Jan 7, 2010

Actuary - Best Job in the World

'Actuary' ranks as the best job for 2010, based on research into 200 different positions in this year's exclusive CareerCast.com Jobs Rated report and published by The Wall Street Journal.

Using five key measurement criteria – stress, working environment, physical demands, income and hiring outlook – the Jobs Rated report seeks to compare and contrast careers across a multitude of industries, skill levels and salary ranges, sorting them into a definitive ranked list of jobs.

So why is Actuary rated number one?
For starters, the position ranks especially well for its low physical demands and stress levels, finishing 2nd and 3rd, respectively, out of all 200 jobs. But more importantly, it is actuary's consistently strong performance overall that helped the job rise to the top of the 2010 Jobs Rated list.

Who says being an actuary is boring?
Interested in a zero unemployment profession?

Jan 4, 2010

Risk Management Humor

Happy new year! At the start of 2010 let's have some 'serious fun' with the next

Actuarial Risk Management Puzzle Joke

Three actuaries and three accountants are traveling by train to visit a 'Risk Management Conference'. At the station, the three accountants each buy tickets and watch as the three actuaries buy only a single ticket.

"This looks very risky. How are three people going to travel on only one ticket?", one of the accountants asks.

"Watch and you'll see! Take notice of our brand new risk management approach", one of the actuaries answers.

They all board the train. The accountants take their respective first class seats, but all three actuaries cram into a restroom and close the door behind them.

Shortly after the train has departed, the conductor comes around collecting tickets. He knocks on the restroom door and says, "Ticket, please." The door opens just a crack and a single arm emerges with a ticket in hand. The conductor takes it and moves on.

The accountants were deeply impressed by the actuarial approach and agreed it was - after all - quite a clever idea without any substantial risk.

So, completely confident and with even more Risk Management skills gained at the inspiring Conference, the accountants decide to copy the actuaries new risk approach on the return trip and save some money (accountants have always been clever with money!). When they get to the station they buy a single ticket for the return trip.

To their astonishment, this time the actuaries don't buy a ticket at all. "This is reckless, how are you going to travel without a single ticket?", one of the perplexed accountants asked. "Watch and you'll see! Take full notice of our latest risk management approach" answered an actuary.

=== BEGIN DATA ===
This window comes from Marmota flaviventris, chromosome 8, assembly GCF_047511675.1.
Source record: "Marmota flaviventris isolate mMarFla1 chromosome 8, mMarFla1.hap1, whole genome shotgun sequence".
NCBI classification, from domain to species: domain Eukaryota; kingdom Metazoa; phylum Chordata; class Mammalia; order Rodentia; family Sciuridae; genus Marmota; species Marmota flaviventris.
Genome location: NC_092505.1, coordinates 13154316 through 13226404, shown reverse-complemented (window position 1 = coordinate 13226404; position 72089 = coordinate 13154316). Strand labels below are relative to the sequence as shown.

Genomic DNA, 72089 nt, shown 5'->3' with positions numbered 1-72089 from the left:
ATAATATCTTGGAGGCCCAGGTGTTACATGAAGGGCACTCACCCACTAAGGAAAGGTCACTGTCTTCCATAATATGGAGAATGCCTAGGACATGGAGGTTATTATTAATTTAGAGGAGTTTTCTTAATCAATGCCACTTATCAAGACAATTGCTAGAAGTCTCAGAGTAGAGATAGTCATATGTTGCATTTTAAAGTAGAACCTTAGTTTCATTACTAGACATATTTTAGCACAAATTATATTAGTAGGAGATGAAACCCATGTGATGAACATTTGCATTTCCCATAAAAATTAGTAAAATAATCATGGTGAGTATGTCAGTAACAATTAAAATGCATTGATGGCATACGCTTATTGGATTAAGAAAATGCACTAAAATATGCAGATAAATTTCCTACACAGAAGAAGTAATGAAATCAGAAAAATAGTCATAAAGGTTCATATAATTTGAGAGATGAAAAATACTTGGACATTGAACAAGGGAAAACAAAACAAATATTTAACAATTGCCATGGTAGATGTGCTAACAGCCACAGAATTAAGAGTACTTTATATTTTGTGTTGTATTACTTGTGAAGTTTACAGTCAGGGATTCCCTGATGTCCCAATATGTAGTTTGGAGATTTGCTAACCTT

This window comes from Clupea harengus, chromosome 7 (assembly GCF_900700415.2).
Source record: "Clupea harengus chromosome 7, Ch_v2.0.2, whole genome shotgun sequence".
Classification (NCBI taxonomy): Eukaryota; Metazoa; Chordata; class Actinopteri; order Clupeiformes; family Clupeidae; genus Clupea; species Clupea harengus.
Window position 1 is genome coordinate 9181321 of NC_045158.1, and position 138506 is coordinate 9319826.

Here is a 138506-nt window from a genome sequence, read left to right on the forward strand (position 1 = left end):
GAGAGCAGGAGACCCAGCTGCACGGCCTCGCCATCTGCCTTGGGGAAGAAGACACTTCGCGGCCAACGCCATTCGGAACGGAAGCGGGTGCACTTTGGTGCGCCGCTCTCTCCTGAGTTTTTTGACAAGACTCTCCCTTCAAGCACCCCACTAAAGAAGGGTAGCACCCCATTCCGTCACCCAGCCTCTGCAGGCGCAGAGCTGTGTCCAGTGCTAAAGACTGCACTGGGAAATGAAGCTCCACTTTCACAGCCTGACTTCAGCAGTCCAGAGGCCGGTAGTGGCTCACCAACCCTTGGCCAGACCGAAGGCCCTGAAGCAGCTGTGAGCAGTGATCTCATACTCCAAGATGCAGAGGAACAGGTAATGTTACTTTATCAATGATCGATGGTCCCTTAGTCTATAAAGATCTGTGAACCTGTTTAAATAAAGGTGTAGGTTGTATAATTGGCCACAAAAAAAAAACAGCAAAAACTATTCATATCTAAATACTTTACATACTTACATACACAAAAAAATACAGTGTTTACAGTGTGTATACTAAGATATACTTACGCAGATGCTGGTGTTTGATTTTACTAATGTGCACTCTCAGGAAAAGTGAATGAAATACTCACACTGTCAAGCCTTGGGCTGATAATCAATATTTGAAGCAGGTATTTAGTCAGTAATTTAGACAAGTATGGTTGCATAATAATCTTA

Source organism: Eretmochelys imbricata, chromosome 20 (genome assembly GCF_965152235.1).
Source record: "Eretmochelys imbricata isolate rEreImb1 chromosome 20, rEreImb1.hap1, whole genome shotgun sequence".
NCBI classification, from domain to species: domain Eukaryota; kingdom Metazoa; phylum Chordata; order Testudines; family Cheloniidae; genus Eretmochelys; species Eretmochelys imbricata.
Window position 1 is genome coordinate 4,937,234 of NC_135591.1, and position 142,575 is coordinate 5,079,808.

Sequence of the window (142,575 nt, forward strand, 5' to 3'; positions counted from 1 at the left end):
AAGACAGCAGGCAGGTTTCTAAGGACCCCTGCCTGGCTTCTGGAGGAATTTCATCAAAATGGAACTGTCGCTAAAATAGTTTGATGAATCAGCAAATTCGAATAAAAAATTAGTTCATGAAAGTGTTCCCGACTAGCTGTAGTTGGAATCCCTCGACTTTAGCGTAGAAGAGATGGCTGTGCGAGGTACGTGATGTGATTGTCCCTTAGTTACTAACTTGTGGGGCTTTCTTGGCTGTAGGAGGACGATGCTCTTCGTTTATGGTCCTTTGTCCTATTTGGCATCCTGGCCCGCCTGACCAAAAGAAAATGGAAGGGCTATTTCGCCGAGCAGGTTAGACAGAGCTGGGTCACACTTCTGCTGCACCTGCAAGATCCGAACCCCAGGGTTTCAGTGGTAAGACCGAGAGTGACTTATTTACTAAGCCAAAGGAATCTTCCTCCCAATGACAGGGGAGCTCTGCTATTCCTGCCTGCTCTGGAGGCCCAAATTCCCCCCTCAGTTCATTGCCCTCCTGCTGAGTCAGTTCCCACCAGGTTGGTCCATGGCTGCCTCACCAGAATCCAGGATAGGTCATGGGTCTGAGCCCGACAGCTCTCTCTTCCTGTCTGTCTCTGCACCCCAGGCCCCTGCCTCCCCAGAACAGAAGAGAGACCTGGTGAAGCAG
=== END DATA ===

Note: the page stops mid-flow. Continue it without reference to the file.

When they board the train the three accountants cram into a restroom and the three actuaries cram into another one nearby. The train departs.

Here the story stops for a moment. Let's find out if you qualify as a Actuary Risk Manager (ARM) or - otherwise - could better have become an accountant.

Can you finish the story? What was the alternative Risk management Plan of the actuaries?

Just check the next box (or go to the original Actuary-Info Blog site) to find the right answer.......


What conclusions can we draw from this simple story?

  • Risk Management is a game without end

  • The effect of Risk Management Conferences is threefold:
    1. Some attendants get smarter
    2. Others get overconfident
    3. Final result: Increasing Risk, instead of decreasing Risk

  • There's an old Dutch saying that expresses the danger of increased Risk Management :

    "A warned man counts for two"

  • If we want to reap the fruits of Risk Management, accountants and actuaries have to start working together, instead of struggling and competing each other.

  • Risk Manager Profile and qualifications
    Insight, creativity and integrity are important requirements to become a professional Risk Manager. Unfortunately, this is not enough.

    To tackle Risk Management in a company, you need the best potential crook around. One who's willing to settle his salary and earnings for a little less than he would have earned as a real crook, in return for having a respectable job and not risking to end up in jail. You could call it the Personal Risk management of the Risk manager. Employers that settle for an inferior Risk Manager, know one thing for sure: someday somebody more 'crooky' than 'your risk manager' will tear your company down!

With some humor, we've gained new insights in the challenging world of Risk Management. Anyway, a Happy & Healthy 2010 !